The effects of psychological hazards can be as debilitating as a physical injury. Excessive pressure caused by psychological hazards can cause stress, which harms the ability to think, communicate and operate effectively.
Stress occurs when an individual sees a difference between the demands placed on them and their ability to cope. Working under high demands in a challenging environment may also lead to both physical and mental fatigue. Psychological hazards can affect incident command and impair the functioning of a commander, individual or team. For example, anxieties and stressors take up part of a person's mental processing capacity and can distract attention from the situation. This can reduce the available capacity for focusing on and understanding information. If important information is neglected or not processed properly it may lead to an inaccurate mental picture of the situation. Equally the effects of exposure to psychological hazards can be experienced long-term, after the incident or event, and may not be fully appreciated or experienced if not identified at the earliest stage.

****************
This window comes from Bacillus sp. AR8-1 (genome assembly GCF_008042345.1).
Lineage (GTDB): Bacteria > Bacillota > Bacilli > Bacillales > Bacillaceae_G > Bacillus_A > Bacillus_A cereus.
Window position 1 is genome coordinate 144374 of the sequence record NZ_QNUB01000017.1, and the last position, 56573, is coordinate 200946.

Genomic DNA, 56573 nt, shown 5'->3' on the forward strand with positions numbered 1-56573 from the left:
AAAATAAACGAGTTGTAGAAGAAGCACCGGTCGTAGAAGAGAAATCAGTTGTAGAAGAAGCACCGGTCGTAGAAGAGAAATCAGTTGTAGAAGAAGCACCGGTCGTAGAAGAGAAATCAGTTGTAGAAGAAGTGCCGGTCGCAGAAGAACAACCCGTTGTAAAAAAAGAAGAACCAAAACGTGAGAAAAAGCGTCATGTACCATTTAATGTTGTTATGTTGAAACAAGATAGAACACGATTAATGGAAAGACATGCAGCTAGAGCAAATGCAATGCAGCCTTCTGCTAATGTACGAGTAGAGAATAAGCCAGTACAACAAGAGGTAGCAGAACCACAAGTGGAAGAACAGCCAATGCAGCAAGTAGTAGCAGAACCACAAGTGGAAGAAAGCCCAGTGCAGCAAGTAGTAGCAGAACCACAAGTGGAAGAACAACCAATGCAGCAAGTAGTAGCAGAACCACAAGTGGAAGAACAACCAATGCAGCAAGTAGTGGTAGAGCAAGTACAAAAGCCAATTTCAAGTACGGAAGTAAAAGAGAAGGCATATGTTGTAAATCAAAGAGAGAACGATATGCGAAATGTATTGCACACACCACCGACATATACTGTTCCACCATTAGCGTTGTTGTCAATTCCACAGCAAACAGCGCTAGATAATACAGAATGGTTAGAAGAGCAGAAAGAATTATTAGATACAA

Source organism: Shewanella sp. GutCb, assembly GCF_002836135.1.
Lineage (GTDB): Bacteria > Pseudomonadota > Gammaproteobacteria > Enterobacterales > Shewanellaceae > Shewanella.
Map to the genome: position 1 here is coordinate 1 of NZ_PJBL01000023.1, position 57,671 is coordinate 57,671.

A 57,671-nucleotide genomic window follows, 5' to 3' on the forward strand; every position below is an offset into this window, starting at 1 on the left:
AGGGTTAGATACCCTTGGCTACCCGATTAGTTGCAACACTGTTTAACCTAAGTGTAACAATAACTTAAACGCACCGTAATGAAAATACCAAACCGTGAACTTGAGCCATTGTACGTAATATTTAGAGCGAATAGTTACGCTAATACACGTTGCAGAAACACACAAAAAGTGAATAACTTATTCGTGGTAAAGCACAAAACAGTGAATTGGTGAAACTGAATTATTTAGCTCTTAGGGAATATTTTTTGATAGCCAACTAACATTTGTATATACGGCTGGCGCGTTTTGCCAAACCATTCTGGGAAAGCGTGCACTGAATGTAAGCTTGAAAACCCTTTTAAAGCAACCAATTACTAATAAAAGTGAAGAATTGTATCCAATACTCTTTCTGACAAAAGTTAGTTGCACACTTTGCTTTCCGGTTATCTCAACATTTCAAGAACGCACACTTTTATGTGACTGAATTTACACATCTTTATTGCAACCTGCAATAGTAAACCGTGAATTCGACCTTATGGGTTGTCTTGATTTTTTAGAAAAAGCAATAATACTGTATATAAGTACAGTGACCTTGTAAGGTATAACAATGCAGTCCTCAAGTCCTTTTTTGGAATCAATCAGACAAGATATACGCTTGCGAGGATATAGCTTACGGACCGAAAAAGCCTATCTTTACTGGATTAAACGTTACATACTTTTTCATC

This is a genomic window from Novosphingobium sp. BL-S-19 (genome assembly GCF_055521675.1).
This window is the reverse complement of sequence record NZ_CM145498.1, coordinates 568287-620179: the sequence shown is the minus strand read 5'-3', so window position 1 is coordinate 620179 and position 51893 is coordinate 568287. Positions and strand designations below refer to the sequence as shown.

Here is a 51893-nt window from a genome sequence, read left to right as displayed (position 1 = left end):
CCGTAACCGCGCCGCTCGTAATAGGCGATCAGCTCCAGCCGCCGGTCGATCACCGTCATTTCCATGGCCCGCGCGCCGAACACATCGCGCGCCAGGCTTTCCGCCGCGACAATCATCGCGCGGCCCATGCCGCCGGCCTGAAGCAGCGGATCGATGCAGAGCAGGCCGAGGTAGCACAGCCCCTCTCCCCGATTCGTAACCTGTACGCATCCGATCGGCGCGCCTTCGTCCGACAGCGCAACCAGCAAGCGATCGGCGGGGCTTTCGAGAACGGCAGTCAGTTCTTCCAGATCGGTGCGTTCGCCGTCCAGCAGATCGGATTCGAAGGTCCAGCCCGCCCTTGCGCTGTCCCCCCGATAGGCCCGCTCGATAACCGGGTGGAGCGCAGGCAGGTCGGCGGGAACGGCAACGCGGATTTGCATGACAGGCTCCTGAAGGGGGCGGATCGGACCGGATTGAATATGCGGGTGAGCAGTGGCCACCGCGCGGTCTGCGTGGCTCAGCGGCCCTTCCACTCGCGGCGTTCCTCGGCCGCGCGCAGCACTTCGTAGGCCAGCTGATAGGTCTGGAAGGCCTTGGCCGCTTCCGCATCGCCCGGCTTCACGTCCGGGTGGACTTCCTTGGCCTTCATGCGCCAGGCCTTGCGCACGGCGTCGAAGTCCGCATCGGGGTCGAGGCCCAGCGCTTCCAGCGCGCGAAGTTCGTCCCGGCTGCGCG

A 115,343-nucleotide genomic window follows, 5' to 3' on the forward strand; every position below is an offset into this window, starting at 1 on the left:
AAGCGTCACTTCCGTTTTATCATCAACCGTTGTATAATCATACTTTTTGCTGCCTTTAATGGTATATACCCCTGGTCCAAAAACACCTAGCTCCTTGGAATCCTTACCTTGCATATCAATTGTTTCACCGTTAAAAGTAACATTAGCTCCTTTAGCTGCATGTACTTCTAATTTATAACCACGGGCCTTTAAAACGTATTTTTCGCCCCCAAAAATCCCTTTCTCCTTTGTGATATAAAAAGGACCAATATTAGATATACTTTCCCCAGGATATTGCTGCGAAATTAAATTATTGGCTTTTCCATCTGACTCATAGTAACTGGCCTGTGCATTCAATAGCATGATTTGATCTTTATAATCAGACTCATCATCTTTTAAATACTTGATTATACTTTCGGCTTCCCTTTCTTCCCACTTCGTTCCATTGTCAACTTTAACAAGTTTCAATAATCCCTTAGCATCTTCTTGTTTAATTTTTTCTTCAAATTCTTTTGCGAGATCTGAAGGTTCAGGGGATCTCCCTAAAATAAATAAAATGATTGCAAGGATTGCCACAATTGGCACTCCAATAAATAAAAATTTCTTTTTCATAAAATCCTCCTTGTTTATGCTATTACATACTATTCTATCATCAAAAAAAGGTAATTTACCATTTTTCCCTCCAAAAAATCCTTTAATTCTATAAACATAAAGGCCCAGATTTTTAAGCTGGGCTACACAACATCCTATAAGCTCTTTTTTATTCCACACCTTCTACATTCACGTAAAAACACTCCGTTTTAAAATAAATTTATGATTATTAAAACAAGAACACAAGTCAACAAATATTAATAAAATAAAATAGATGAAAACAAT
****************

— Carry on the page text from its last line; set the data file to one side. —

The effect of experiencing and being exposed to psychological hazards can differ for individuals and teams. As each incident is different, the exact pressures and demands are difficult to predict.
Psychological hazards may be present at any operational incident and most hazards can be identified and appropriate control measures adopted. However, there are subconscious and external underlying reasons, such as previous exposure or history, that mean the reactions or well-being of an individual may differ, or be affected in a variety of ways and at many levels.
For further information, refer to Incident command: Ineffective command of an incident
Knowledge and understanding
Understand all associated hazard knowledge
- Control measureMonitor personnel exposed to diseases and infections
- Control measureManage risk from psychological hazards